Islay - Gaelic Language

Gaelic Language

Islay has historically been a very strong Gaelic speaking area. Both in the 1901 and 1921 census, all parishes in Islay were reported to be over 75 per cent Gaelic speaking. By 1971, the Rhinns had dropped to 50-74% speakers and the rest of Islay to 25-49% overall. By 1991 about a third of the island's population were Gaelic speakers. In the 2001 census this had dropped to 24% which, while a low figure overall, nonetheless made it the most strongly Gaelic-speaking island in Argyll and Bute after Tiree, with the highest percentage recorded in Portnahaven (32%) and the lowest in Gortontaoid (17%), with the far north and south of the island being the weakest areas in general.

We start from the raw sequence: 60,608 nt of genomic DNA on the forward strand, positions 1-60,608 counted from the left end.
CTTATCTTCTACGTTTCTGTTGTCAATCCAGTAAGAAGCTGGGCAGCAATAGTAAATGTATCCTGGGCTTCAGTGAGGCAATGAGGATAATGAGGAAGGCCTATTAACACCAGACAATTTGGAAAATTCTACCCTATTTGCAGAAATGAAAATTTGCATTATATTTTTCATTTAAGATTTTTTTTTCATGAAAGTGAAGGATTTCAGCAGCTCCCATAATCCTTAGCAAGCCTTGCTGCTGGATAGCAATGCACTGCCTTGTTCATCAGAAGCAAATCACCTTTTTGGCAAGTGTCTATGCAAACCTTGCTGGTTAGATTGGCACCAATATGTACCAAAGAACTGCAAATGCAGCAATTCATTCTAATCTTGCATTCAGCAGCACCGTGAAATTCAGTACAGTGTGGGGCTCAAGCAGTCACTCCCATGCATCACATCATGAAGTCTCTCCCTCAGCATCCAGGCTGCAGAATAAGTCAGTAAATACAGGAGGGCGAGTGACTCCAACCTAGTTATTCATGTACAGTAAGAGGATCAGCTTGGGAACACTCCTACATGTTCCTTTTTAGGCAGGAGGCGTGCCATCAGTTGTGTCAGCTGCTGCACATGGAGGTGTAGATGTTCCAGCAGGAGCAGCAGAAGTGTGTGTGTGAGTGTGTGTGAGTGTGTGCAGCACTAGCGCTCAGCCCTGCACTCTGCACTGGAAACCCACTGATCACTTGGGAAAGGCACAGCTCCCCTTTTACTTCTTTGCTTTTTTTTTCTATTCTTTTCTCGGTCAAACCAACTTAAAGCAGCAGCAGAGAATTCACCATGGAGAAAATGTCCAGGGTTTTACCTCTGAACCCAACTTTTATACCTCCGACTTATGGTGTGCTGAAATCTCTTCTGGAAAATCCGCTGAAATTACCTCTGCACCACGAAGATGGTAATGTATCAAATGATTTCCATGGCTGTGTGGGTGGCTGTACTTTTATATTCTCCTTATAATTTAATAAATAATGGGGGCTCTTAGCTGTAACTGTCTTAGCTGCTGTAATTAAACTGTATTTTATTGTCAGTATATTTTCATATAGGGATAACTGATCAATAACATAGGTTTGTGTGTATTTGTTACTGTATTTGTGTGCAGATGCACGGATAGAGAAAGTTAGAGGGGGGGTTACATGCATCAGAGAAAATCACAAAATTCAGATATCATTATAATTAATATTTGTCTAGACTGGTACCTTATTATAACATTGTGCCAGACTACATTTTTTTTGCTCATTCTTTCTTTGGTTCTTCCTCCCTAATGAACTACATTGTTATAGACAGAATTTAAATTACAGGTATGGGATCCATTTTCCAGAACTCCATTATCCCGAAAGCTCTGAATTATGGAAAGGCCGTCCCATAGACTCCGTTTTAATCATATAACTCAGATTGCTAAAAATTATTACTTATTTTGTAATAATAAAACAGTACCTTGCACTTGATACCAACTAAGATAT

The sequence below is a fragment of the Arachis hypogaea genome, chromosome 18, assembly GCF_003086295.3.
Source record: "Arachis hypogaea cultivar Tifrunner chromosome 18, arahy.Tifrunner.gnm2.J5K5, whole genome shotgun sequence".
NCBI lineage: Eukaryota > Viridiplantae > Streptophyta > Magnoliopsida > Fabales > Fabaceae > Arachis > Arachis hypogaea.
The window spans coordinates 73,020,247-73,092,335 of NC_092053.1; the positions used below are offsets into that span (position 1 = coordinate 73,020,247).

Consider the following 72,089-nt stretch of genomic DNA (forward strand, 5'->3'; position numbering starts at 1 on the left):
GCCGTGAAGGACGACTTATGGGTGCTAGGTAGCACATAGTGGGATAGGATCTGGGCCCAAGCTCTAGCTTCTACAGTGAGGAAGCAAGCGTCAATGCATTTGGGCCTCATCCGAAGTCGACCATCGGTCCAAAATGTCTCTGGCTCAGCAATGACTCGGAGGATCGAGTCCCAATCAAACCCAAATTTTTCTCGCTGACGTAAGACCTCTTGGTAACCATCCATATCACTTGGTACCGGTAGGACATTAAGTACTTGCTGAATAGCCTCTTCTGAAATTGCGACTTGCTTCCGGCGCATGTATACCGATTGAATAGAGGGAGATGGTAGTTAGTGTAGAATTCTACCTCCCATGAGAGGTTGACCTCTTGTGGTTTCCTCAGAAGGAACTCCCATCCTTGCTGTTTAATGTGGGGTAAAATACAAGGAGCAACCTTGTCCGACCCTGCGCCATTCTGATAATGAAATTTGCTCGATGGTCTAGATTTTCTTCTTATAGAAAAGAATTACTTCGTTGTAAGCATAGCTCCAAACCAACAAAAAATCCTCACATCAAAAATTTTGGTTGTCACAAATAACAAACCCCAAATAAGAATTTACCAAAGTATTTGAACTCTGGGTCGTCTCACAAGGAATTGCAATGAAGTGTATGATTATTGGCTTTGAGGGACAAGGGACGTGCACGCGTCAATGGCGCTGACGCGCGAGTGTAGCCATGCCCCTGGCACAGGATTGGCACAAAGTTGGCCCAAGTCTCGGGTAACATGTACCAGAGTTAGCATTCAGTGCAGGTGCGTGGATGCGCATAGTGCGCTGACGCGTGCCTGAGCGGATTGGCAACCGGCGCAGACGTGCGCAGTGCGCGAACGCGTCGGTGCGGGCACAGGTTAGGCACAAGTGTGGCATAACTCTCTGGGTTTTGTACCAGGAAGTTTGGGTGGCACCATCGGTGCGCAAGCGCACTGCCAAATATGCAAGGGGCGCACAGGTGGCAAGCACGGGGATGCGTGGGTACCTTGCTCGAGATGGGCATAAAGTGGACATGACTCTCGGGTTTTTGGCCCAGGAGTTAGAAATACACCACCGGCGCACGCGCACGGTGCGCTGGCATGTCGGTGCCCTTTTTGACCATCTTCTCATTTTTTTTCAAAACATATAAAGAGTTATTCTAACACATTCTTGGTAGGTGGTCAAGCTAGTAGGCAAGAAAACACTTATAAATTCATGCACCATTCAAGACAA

The Islay dialect is distinctive. It patterns strongly with other Argyll dialects, especially those of Jura, Colonsay and Kintyre. Amongst its distinctive phonological features are the shift from long /aː/ to /ɛː/, a high degree of retention of long /eː/, the shift of dark /l̪ˠ/ to /t̪/, the lack of intrusive /t̪/ in sr groups (for example /s̪ɾoːn/ "nose" rather than /s̪t̪ɾoːn/) and the retention of the unlenited past-tense particle d' (for example, d'èirich "rose" instead of dh'èirich). It sits within a group of lexical isoglosses (i.e. words distinctive to a certain area) with strong similarities to southern Gaelic and northern Irish dialects. Examples are dhuit "to you" (instead of the more common dhut), the formula gun robh math agad "thank you" (instead of the more common mòran taing or tapadh leat but compare Irish go raibh maith agat), mand "able to" (instead of the more common urrainn) or deifir "hurry" (instead of the more common cabhag, Irish deifir).

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